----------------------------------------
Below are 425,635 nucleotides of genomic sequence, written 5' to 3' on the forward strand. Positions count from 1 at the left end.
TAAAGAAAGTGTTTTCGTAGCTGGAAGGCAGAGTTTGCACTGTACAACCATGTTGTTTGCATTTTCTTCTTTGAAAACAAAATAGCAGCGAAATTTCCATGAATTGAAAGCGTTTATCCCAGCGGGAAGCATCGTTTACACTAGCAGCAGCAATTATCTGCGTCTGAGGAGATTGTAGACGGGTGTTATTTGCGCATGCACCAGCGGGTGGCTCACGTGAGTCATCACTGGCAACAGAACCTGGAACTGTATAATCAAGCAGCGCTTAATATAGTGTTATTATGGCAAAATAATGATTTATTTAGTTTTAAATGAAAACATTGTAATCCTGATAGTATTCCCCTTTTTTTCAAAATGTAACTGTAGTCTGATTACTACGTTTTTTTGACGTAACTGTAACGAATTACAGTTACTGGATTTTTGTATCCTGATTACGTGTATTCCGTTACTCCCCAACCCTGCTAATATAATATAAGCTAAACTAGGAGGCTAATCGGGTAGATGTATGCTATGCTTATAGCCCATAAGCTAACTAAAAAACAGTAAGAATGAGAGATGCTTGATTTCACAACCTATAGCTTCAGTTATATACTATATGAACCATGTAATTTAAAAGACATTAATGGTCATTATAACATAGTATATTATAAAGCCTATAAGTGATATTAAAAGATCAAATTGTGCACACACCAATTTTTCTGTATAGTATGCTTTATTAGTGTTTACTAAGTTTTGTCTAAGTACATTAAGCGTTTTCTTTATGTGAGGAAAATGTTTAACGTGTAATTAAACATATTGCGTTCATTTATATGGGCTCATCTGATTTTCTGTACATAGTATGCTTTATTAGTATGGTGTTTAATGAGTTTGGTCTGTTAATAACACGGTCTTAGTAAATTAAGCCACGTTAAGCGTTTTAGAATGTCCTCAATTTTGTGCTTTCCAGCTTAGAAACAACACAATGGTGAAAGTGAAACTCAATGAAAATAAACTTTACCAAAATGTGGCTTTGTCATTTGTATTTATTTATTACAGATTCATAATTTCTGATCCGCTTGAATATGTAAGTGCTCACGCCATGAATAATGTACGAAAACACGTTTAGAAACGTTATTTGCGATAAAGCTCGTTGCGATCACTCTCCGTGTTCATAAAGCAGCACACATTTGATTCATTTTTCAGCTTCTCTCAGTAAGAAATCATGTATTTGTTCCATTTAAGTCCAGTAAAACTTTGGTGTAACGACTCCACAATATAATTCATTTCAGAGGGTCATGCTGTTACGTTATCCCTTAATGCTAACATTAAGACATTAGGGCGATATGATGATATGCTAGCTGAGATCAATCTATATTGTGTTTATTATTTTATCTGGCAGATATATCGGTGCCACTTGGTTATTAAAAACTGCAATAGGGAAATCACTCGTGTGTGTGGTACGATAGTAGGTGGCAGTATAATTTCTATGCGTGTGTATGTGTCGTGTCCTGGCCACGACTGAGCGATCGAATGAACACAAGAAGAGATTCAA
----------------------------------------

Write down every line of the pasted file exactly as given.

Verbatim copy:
Below are 425,635 nucleotides of genomic sequence, written 5' to 3' on the forward strand. Positions count from 1 at the left end.
TAAAGAAAGTGTTTTCGTAGCTGGAAGGCAGAGTTTGCACTGTACAACCATGTTGTTTGCATTTTCTTCTTTGAAAACAAAATAGCAGCGAAATTTCCATGAATTGAAAGCGTTTATCCCAGCGGGAAGCATCGTTTACACTAGCAGCAGCAATTATCTGCGTCTGAGGAGATTGTAGACGGGTGTTATTTGCGCATGCACCAGCGGGTGGCTCACGTGAGTCATCACTGGCAACAGAACCTGGAACTGTATAATCAAGCAGCGCTTAATATAGTGTTATTATGGCAAAATAATGATTTATTTAGTTTTAAATGAAAACATTGTAATCCTGATAGTATTCCCCTTTTTTTCAAAATGTAACTGTAGTCTGATTACTACGTTTTTTTGACGTAACTGTAACGAATTACAGTTACTGGATTTTTGTATCCTGATTACGTGTATTCCGTTACTCCCCAACCCTGCTAATATAATATAAGCTAAACTAGGAGGCTAATCGGGTAGATGTATGCTATGCTTATAGCCCATAAGCTAACTAAAAAACAGTAAGAATGAGAGATGCTTGATTTCACAACCTATAGCTTCAGTTATATACTATATGAACCATGTAATTTAAAAGACATTAATGGTCATTATAACATAGTATATTATAAAGCCTATAAGTGATATTAAAAGATCAAATTGTGCACACACCAATTTTTCTGTATAGTATGCTTTATTAGTGTTTACTAAGTTTTGTCTAAGTACATTAAGCGTTTTCTTTATGTGAGGAAAATGTTTAACGTGTAATTAAACATATTGCGTTCATTTATATGGGCTCATCTGATTTTCTGTACATAGTATGCTTTATTAGTATGGTGTTTAATGAGTTTGGTCTGTTAATAACACGGTCTTAGTAAATTAAGCCACGTTAAGCGTTTTAGAATGTCCTCAATTTTGTGCTTTCCAGCTTAGAAACAACACAATGGTGAAAGTGAAACTCAATGAAAATAAACTTTACCAAAATGTGGCTTTGTCATTTGTATTTATTTATTACAGATTCATAATTTCTGATCCGCTTGAATATGTAAGTGCTCACGCCATGAATAATGTACGAAAACACGTTTAGAAACGTTATTTGCGATAAAGCTCGTTGCGATCACTCTCCGTGTTCATAAAGCAGCACACATTTGATTCATTTTTCAGCTTCTCTCAGTAAGAAATCATGTATTTGTTCCATTTAAGTCCAGTAAAACTTTGGTGTAACGACTCCACAATATAATTCATTTCAGAGGGTCATGCTGTTACGTTATCCCTTAATGCTAACATTAAGACATTAGGGCGATATGATGATATGCTAGCTGAGATCAATCTATATTGTGTTTATTATTTTATCTGGCAGATATATCGGTGCCACTTGGTTATTAAAAACTGCAATAGGGAAATCACTCGTGTGTGTGGTACGATAGTAGGTGGCAGTATAATTTCTATGCGTGTGTATGTGTCGTGTCCTGGCCACGACTGAGCGATCGAATGAACACAAGAAGAGATTCAA